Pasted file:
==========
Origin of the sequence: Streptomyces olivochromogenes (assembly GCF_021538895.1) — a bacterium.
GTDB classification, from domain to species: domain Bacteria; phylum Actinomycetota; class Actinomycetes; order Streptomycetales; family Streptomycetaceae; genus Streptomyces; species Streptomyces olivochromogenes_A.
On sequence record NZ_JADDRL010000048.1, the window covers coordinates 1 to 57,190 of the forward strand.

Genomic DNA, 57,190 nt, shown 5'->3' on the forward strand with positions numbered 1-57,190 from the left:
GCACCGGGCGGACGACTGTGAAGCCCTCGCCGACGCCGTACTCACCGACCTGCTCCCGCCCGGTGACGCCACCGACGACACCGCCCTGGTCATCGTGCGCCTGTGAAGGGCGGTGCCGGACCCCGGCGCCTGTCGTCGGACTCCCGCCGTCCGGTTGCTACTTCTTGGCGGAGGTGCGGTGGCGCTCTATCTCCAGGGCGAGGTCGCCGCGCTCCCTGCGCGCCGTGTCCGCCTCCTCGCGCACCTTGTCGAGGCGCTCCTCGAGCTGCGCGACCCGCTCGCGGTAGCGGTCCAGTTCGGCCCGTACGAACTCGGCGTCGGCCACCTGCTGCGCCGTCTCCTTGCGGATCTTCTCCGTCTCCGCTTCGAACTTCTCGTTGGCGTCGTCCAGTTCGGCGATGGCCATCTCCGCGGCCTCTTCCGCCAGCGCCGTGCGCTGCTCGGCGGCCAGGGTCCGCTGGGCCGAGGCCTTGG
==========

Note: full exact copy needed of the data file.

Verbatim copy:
Origin of the sequence: Streptomyces olivochromogenes (assembly GCF_021538895.1) — a bacterium.
GTDB classification, from domain to species: domain Bacteria; phylum Actinomycetota; class Actinomycetes; order Streptomycetales; family Streptomycetaceae; genus Streptomyces; species Streptomyces olivochromogenes_A.
On sequence record NZ_JADDRL010000048.1, the window covers coordinates 1 to 57,190 of the forward strand.

Genomic DNA, 57,190 nt, shown 5'->3' on the forward strand with positions numbered 1-57,190 from the left:
GCACCGGGCGGACGACTGTGAAGCCCTCGCCGACGCCGTACTCACCGACCTGCTCCCGCCCGGTGACGCCACCGACGACACCGCCCTGGTCATCGTGCGCCTGTGAAGGGCGGTGCCGGACCCCGGCGCCTGTCGTCGGACTCCCGCCGTCCGGTTGCTACTTCTTGGCGGAGGTGCGGTGGCGCTCTATCTCCAGGGCGAGGTCGCCGCGCTCCCTGCGCGCCGTGTCCGCCTCCTCGCGCACCTTGTCGAGGCGCTCCTCGAGCTGCGCGACCCGCTCGCGGTAGCGGTCCAGTTCGGCCCGTACGAACTCGGCGTCGGCCACCTGCTGCGCCGTCTCCTTGCGGATCTTCTCCGTCTCCGCTTCGAACTTCTCGTTGGCGTCGTCCAGTTCGGCGATGGCCATCTCCGCGGCCTCTTCCGCCAGCGCCGTGCGCTGCTCGGCGGCCAGGGTCCGCTGGGCCGAGGCCTTGG